Union concerns after London NPS deemed “Wholly Unsatisfactory”

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Napo the Trade Union for Probation staff is deeply concerned that the London National Probation Service has been assessed as “wholly unsatisfactory” by the Chief Inspector for Probation Dame Glenys Stacey. Despite the hard working and dedicated staff in probation who have worked tirelessly to try to manage in in an intolerable environment, the report is one of many that has assessed London National Probation Service as failing to meet the required standard. In particular this report focuses on the failure to support victims of sexual and violent crime.

Ian Lawrence General Secretary said: “ this report is really worrying given the level of violent crime in London. Only last year was it under the spotlight following the Worboys case, and to see that little has changed should be a wakeup call to the Minister.”

The report comes just a week after the Secretary of State for Justice announced that the majority of probation work will brought back under public ownership in the National Probation Service. Ian Lawrence said: “what this shows us is that even in the public sector of probation there are deep flaws. We know from our members that workloads are dangerously high and this is evidenced in the report by a lack of face to face contact with clients.”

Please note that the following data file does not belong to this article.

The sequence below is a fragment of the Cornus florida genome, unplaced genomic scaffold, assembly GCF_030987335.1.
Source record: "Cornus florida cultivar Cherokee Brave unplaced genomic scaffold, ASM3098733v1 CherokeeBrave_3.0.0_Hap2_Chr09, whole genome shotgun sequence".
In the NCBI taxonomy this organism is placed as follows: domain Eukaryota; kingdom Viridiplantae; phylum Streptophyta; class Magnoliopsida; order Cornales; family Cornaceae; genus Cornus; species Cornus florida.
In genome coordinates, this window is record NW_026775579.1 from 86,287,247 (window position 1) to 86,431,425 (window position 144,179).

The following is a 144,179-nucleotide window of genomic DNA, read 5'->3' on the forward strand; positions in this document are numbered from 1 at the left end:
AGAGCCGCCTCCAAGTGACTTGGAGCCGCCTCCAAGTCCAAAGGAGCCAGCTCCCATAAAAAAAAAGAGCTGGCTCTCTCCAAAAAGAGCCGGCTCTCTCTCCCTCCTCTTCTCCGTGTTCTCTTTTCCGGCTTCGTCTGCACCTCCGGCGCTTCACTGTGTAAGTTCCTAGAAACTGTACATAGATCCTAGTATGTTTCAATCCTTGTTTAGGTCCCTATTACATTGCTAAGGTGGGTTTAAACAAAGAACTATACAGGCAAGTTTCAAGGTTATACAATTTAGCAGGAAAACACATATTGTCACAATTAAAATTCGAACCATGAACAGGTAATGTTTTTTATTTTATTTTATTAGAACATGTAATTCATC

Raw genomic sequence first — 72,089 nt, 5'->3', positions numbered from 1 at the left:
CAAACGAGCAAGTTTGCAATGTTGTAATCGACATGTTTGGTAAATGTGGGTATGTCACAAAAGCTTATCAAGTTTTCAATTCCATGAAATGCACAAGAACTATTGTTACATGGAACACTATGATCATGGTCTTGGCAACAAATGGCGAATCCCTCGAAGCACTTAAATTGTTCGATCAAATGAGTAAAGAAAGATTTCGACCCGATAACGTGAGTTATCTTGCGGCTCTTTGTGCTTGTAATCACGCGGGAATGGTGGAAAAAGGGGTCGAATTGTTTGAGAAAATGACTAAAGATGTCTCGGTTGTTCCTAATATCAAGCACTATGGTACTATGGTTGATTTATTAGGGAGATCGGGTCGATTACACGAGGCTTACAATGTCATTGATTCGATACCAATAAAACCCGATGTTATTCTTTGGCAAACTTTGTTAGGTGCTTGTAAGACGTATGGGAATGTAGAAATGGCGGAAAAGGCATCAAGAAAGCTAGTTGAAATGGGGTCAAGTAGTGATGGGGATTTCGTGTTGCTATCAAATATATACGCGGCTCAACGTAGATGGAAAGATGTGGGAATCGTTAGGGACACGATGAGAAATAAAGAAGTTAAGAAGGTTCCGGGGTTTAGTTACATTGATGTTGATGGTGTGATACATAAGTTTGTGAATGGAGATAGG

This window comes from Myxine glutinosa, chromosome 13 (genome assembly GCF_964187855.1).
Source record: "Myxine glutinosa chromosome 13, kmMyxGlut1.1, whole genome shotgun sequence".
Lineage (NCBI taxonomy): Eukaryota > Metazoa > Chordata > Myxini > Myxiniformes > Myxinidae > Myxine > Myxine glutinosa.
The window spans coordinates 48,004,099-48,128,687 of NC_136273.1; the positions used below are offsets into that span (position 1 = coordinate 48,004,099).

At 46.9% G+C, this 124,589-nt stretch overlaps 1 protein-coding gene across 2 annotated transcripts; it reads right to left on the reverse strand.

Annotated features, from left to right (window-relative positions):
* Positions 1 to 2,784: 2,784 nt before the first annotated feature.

Napo has been campaigning for a public owned probation service since 2015 and was strongly opposed to the probation model that split the workforce and the caseloads. The massive staff shortages in the NPS, up to 20% in London alone, has seen staff struggling to cope with supervising the most dangerous people in the community. This is echoed in the report that states that there are 150 staff vacancies within London and Napo asserts that this is unsustainable, a danger to public protection and leads to staff burn out and sickness.

Whilst the NPS has fared better in previous HMIP reports, Napo states that this is purely because the private sector has done so badly that it looks good in comparison. The whole probation model is deeply flawed and a full review of the probation service delivery must take place if the service is to regain its international award winning status.